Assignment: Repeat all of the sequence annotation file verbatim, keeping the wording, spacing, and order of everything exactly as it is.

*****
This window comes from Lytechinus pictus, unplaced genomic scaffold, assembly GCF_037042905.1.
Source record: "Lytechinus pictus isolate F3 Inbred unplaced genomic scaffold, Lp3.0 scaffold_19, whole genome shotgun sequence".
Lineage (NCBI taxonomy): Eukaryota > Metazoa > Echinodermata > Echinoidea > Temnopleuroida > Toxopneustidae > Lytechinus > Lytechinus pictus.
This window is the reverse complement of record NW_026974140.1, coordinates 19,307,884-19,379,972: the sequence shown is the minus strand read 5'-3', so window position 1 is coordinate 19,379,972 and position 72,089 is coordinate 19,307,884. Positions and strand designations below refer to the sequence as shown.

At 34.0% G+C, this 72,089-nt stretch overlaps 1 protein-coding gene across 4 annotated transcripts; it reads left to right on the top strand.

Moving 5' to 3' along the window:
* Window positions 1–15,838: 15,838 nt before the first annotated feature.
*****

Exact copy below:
This window comes from Lytechinus pictus, unplaced genomic scaffold, assembly GCF_037042905.1.
Source record: "Lytechinus pictus isolate F3 Inbred unplaced genomic scaffold, Lp3.0 scaffold_19, whole genome shotgun sequence".
Lineage (NCBI taxonomy): Eukaryota > Metazoa > Echinodermata > Echinoidea > Temnopleuroida > Toxopneustidae > Lytechinus > Lytechinus pictus.
This window is the reverse complement of record NW_026974140.1, coordinates 19,307,884-19,379,972: the sequence shown is the minus strand read 5'-3', so window position 1 is coordinate 19,379,972 and position 72,089 is coordinate 19,307,884. Positions and strand designations below refer to the sequence as shown.

At 34.0% G+C, this 72,089-nt stretch overlaps 1 protein-coding gene across 4 annotated transcripts; it reads left to right on the top strand.

Moving 5' to 3' along the window:
* Window positions 1–15,838: 15,838 nt before the first annotated feature.